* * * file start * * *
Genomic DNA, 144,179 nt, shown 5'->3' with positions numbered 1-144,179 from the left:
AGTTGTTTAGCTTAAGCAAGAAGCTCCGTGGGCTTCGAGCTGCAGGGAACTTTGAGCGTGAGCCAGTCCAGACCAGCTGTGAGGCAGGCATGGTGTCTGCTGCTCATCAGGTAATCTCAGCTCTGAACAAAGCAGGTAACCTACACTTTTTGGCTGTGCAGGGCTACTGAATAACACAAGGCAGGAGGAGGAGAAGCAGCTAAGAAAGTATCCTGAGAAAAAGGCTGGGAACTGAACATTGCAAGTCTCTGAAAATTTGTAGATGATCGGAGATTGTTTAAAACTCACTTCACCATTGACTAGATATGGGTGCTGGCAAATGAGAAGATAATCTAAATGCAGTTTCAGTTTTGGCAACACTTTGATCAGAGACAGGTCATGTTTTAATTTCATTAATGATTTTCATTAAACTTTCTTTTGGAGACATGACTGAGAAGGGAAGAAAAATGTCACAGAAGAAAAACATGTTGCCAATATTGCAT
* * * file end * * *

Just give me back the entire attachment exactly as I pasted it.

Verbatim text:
Genomic DNA, 144,179 nt, shown 5'->3' with positions numbered 1-144,179 from the left:
AGTTGTTTAGCTTAAGCAAGAAGCTCCGTGGGCTTCGAGCTGCAGGGAACTTTGAGCGTGAGCCAGTCCAGACCAGCTGTGAGGCAGGCATGGTGTCTGCTGCTCATCAGGTAATCTCAGCTCTGAACAAAGCAGGTAACCTACACTTTTTGGCTGTGCAGGGCTACTGAATAACACAAGGCAGGAGGAGGAGAAGCAGCTAAGAAAGTATCCTGAGAAAAAGGCTGGGAACTGAACATTGCAAGTCTCTGAAAATTTGTAGATGATCGGAGATTGTTTAAAACTCACTTCACCATTGACTAGATATGGGTGCTGGCAAATGAGAAGATAATCTAAATGCAGTTTCAGTTTTGGCAACACTTTGATCAGAGACAGGTCATGTTTTAATTTCATTAATGATTTTCATTAAACTTTCTTTTGGAGACATGACTGAGAAGGGAAGAAAAATGTCACAGAAGAAAAACATGTTGCCAATATTGCAT